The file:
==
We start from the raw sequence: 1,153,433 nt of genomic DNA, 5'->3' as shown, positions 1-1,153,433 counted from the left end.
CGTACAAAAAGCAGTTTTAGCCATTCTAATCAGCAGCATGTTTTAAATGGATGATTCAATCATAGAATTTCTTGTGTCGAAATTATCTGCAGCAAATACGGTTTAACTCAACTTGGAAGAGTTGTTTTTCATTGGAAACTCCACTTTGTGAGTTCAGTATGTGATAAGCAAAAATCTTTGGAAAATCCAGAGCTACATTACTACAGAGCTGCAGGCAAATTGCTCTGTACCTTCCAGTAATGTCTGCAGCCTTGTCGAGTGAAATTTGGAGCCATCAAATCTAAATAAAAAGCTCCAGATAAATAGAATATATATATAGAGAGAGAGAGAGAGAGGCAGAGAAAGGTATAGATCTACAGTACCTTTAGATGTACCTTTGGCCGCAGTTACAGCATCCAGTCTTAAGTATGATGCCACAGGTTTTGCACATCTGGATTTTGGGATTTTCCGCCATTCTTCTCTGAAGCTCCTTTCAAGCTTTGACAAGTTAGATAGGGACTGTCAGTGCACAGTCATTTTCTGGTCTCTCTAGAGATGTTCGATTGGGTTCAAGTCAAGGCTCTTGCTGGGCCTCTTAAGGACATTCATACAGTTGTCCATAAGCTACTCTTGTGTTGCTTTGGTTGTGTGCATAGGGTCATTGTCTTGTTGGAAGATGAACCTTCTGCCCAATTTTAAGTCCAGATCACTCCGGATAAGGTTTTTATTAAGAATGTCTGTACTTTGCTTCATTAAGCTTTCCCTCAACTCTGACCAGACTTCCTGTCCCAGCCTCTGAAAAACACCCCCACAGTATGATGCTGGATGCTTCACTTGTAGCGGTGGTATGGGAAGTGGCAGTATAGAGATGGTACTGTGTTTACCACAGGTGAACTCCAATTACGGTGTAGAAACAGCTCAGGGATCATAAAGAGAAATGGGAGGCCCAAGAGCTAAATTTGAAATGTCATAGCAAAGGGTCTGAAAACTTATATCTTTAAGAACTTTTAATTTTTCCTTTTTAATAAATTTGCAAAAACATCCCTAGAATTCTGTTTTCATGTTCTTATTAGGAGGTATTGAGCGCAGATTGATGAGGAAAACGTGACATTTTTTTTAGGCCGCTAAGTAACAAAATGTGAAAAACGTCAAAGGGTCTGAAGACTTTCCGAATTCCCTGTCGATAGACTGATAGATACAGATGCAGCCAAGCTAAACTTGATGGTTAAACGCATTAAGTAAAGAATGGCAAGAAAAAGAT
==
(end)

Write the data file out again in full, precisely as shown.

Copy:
We start from the raw sequence: 1,153,433 nt of genomic DNA, 5'->3' as shown, positions 1-1,153,433 counted from the left end.
CGTACAAAAAGCAGTTTTAGCCATTCTAATCAGCAGCATGTTTTAAATGGATGATTCAATCATAGAATTTCTTGTGTCGAAATTATCTGCAGCAAATACGGTTTAACTCAACTTGGAAGAGTTGTTTTTCATTGGAAACTCCACTTTGTGAGTTCAGTATGTGATAAGCAAAAATCTTTGGAAAATCCAGAGCTACATTACTACAGAGCTGCAGGCAAATTGCTCTGTACCTTCCAGTAATGTCTGCAGCCTTGTCGAGTGAAATTTGGAGCCATCAAATCTAAATAAAAAGCTCCAGATAAATAGAATATATATATAGAGAGAGAGAGAGAGAGGCAGAGAAAGGTATAGATCTACAGTACCTTTAGATGTACCTTTGGCCGCAGTTACAGCATCCAGTCTTAAGTATGATGCCACAGGTTTTGCACATCTGGATTTTGGGATTTTCCGCCATTCTTCTCTGAAGCTCCTTTCAAGCTTTGACAAGTTAGATAGGGACTGTCAGTGCACAGTCATTTTCTGGTCTCTCTAGAGATGTTCGATTGGGTTCAAGTCAAGGCTCTTGCTGGGCCTCTTAAGGACATTCATACAGTTGTCCATAAGCTACTCTTGTGTTGCTTTGGTTGTGTGCATAGGGTCATTGTCTTGTTGGAAGATGAACCTTCTGCCCAATTTTAAGTCCAGATCACTCCGGATAAGGTTTTTATTAAGAATGTCTGTACTTTGCTTCATTAAGCTTTCCCTCAACTCTGACCAGACTTCCTGTCCCAGCCTCTGAAAAACACCCCCACAGTATGATGCTGGATGCTTCACTTGTAGCGGTGGTATGGGAAGTGGCAGTATAGAGATGGTACTGTGTTTACCACAGGTGAACTCCAATTACGGTGTAGAAACAGCTCAGGGATCATAAAGAGAAATGGGAGGCCCAAGAGCTAAATTTGAAATGTCATAGCAAAGGGTCTGAAAACTTATATCTTTAAGAACTTTTAATTTTTCCTTTTTAATAAATTTGCAAAAACATCCCTAGAATTCTGTTTTCATGTTCTTATTAGGAGGTATTGAGCGCAGATTGATGAGGAAAACGTGACATTTTTTTTAGGCCGCTAAGTAACAAAATGTGAAAAACGTCAAAGGGTCTGAAGACTTTCCGAATTCCCTGTCGATAGACTGATAGATACAGATGCAGCCAAGCTAAACTTGATGGTTAAACGCATTAAGTAAAGAATGGCAAGAAAAAGAT